In the Hollywood narrative film, therefore, the ideal film spectator is a male who identifies with the action-oriented male hero and who constitutes himself as the phallic subject through the act of looking at the (castrated) female. But the threat of castration always lurks just below the surface, and must be warded off. Indeed, as many other film scholars have noted, the film itself functions as a potentially fetishized object, for it is the object of the male gaze, and also an image of something that, in its materiality, is not really there. For Mulvey, this system blocks all routes to pleasure for the female spectator. She has only two choices: to cross-gender identify with the male hero or to maintain a traditional feminine stance and be locked out of the active spectator role.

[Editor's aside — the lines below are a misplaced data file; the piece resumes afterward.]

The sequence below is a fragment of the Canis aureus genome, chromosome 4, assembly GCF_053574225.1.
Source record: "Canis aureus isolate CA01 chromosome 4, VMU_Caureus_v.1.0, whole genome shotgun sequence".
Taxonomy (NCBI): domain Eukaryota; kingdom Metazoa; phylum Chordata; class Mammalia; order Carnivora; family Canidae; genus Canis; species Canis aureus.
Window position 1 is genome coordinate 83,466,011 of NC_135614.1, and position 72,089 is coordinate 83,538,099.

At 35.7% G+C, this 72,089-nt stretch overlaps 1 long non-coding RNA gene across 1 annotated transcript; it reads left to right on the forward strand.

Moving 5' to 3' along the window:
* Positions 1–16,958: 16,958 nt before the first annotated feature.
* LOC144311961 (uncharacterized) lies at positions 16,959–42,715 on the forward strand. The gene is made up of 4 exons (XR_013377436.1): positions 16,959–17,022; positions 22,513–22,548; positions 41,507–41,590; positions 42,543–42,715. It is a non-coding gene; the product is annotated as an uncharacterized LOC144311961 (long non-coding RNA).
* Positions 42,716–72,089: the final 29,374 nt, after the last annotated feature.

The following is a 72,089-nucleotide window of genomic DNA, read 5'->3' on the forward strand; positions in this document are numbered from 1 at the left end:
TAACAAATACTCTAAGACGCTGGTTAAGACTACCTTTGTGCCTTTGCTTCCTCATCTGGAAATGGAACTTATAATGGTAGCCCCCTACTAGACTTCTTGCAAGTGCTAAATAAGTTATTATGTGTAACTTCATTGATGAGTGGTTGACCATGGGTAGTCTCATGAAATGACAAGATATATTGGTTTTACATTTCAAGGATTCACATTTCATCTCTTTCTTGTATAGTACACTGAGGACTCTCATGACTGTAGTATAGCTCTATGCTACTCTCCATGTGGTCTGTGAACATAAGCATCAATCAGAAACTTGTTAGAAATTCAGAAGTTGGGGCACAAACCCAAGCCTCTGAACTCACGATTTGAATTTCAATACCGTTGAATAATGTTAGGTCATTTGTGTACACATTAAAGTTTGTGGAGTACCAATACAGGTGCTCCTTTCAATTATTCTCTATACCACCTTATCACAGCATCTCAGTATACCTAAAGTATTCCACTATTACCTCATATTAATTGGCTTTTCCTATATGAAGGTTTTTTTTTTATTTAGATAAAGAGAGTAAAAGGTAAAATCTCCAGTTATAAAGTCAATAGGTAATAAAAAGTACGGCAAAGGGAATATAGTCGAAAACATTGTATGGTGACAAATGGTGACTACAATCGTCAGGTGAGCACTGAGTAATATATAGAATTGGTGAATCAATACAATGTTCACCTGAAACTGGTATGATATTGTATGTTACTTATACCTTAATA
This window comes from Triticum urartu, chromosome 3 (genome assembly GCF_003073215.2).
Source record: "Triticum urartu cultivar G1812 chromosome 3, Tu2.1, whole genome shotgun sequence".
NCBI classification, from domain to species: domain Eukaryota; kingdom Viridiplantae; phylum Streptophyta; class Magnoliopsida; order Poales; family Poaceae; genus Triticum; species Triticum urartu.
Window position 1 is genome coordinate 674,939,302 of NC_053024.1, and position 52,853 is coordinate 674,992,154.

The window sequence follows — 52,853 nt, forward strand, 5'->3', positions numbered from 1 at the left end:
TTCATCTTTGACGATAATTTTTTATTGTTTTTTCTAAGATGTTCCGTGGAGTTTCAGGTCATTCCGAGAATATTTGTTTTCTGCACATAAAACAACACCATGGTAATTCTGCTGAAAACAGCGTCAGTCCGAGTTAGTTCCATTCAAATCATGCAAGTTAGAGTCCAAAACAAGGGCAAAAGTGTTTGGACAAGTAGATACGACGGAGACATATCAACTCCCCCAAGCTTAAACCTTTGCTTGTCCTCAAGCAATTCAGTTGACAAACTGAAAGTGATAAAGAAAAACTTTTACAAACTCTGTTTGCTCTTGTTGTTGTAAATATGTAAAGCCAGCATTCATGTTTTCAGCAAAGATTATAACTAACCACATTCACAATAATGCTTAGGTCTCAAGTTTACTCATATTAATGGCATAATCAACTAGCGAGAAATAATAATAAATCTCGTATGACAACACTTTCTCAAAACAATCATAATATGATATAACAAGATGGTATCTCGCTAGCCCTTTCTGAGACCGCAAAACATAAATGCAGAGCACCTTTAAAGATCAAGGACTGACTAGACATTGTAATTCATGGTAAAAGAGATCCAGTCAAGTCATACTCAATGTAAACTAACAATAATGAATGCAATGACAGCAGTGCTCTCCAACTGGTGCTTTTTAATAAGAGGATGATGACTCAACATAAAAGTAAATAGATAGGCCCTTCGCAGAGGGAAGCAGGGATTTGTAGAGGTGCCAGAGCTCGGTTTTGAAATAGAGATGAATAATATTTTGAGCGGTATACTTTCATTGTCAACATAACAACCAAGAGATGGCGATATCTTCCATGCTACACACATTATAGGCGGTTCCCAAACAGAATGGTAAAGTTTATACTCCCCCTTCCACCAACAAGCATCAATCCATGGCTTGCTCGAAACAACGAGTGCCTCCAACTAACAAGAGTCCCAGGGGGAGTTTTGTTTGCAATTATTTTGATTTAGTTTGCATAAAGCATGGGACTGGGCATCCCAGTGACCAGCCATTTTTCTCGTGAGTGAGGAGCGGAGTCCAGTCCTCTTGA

Gabbard applies this theory specifically to the female analyst/male patient films and concludes that these particular films contain features that do not conform wholly to Mulvey’s model. The female analyst is a woman to be looked at, but she also has a special stature. Because she is a doctor (or has some other degree) she is in a dominant position vis-à-vis her patients. If the typical female heroine is a threat because of her castrated, phallus-less state, the female analyst also threatens because she is, on some level, phallic. When the male patient in such films turns the tables on his therapist and begins to treat her, his defensive reversal (and of course, that of the male director and screenwriter) is activated not only by Oedipal wishes (the castrated woman must be dominated) but also by pre-Oedipal fears (the phallic mother will castrate me). Gabbard suggests that it is the unconscious, universal dread of the pre-Oedipal mother’s power that fuels the action-driven narratives of the Hollywood cinema. The male character (and the film’s creators) must tear down this powerful, charismatic woman, castrate her into femininity and control her with his (their) look. Of course, we might also consider the resonance of the idea of the phallic mother with latent male homosexual anxieties. The female analyst sits behind her patient, enters his mind and explores what is inside it -- an analytic rape.